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Bowling for Fascism: Social Capital and the Rise of the Nazi Party

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  • Shanker Satyanath
  • Nico Voigtlaender
  • Hans-Joachim Voth

Abstract

Social capital is often associated with desirable political and economic outcomes. This paper contributes to a growing literature on its "dark side". We examine the role of social capital in the downfall of democracy in interwar Germany. We analyze Nazi Party entry in a cross-section of cities, and show that dense networks of civic associations such as bowling clubs, choirs, and animal breeders went hand-in-hand with a rapid rise of the Nazi Party. Towns with one standard deviation higher association density saw at least one-third faster entry. All types of associations – veteran associations and non-military clubs, “bridging” and “bonding” associations – positively predict NS Party entry. Party membership, in turn, predicts electoral success. These results suggest that social capital aided the rise of the Nazi movement that ultimately destroyed Germany’s first democracy. We also show that the effects of social capital were more important in the starting phase of the Nazi movement, and in towns less sympathetic to its message.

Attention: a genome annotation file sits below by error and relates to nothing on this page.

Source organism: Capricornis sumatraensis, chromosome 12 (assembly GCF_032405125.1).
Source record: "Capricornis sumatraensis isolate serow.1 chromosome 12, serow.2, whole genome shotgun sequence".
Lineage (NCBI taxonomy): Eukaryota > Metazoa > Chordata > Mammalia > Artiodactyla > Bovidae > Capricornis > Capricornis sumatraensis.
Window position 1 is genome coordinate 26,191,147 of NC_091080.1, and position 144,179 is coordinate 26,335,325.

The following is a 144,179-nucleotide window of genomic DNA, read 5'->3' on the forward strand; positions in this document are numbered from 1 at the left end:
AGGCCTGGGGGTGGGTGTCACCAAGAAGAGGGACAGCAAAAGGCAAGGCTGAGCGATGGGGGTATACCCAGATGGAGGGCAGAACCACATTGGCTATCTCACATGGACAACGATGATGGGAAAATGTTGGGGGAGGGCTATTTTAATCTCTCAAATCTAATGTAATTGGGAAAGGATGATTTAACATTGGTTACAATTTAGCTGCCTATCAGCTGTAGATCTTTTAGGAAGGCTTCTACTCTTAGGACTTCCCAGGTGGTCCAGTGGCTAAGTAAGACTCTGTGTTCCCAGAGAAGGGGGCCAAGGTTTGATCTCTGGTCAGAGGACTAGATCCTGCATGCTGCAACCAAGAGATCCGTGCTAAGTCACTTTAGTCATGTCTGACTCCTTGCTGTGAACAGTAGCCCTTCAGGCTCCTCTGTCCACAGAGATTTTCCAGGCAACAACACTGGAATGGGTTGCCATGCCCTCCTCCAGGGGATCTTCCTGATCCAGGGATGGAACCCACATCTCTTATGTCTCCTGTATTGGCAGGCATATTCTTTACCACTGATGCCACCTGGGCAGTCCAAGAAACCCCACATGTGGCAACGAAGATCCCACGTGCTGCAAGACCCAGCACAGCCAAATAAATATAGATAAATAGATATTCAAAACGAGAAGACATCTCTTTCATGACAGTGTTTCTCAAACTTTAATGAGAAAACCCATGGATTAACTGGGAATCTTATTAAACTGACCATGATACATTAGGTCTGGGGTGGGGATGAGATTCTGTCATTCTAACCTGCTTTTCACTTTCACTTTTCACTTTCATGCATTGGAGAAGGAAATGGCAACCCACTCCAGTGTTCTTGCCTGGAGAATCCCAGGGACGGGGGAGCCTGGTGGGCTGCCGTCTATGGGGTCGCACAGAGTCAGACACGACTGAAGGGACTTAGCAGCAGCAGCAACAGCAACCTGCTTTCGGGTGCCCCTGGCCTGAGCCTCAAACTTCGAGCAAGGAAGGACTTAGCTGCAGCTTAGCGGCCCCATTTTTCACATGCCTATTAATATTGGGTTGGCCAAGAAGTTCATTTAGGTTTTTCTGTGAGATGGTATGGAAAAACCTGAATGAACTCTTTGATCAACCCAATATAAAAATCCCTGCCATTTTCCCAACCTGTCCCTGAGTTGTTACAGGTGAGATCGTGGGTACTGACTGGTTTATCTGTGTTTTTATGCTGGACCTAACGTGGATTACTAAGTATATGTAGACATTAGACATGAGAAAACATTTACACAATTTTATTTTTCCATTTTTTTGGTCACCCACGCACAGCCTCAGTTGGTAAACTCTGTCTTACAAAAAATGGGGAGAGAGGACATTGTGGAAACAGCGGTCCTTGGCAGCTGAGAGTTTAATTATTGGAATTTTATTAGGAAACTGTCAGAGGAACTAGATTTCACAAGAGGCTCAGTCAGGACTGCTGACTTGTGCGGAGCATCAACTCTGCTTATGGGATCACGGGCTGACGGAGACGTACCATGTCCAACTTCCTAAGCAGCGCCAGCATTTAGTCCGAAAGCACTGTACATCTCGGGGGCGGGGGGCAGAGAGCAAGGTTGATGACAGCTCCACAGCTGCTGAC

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Paper provided by National Bureau of Economic Research, Inc in its series NBER Working Papers with number 19201.

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Date of creation: Jul 2013
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Handle: RePEc:nbr:nberwo:19201

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  1. Bai, Jushan & Ng, Serena, 2010. "Instrumental Variable Estimation In A Data Rich Environment," Econometric Theory, Cambridge University Press, vol. 26(06), pages 1577-1606, December.
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  1. Singing for Hitler – Choirs, Clubs and the Third Reich
    by Chris Colvin in NEP-HIS blog on 2014-06-24 17:44:24
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Cited by:
  1. Adena, Maja & Enikolopov, Ruben & Petrova, Maria & Santarosa, Veronica & Zhuravskaya, Ekaterina, 2013. "Radio and the rise of the Nazis in prewar Germany," Discussion Papers, Research Unit: Economics of Change SP II 2013-310, Social Science Research Center Berlin (WZB).
  2. Pauline Grosjean, 2013. "Conflict and Social and Political Preferences: Evidence from World War II and Civil Conflict in 35 European countries," Discussion Papers 2013-29, School of Economics, The University of New South Wales.
  3. Adena, Maja & Enikolopov, Ruben & Petrova, Maria & Santarosa, Veronica & Zhuravskaya, Ekaterina, 2013. "Radio and the rise of Nazi in pre-war Germany," Annual Conference 2013 (Duesseldorf): Competition Policy and Regulation in a Global Economic Order 79876, Verein für Socialpolitik / German Economic Association.
  4. Spenkuch, Jörg & Tillmann, Philipp, 2014. "Elite Influence? Religion, Economics, and the Rise of the Nazis," MPRA Paper 54909, University Library of Munich, Germany.
  5. repec:hal:wpaper:halshs-00858992 is not listed on IDEAS

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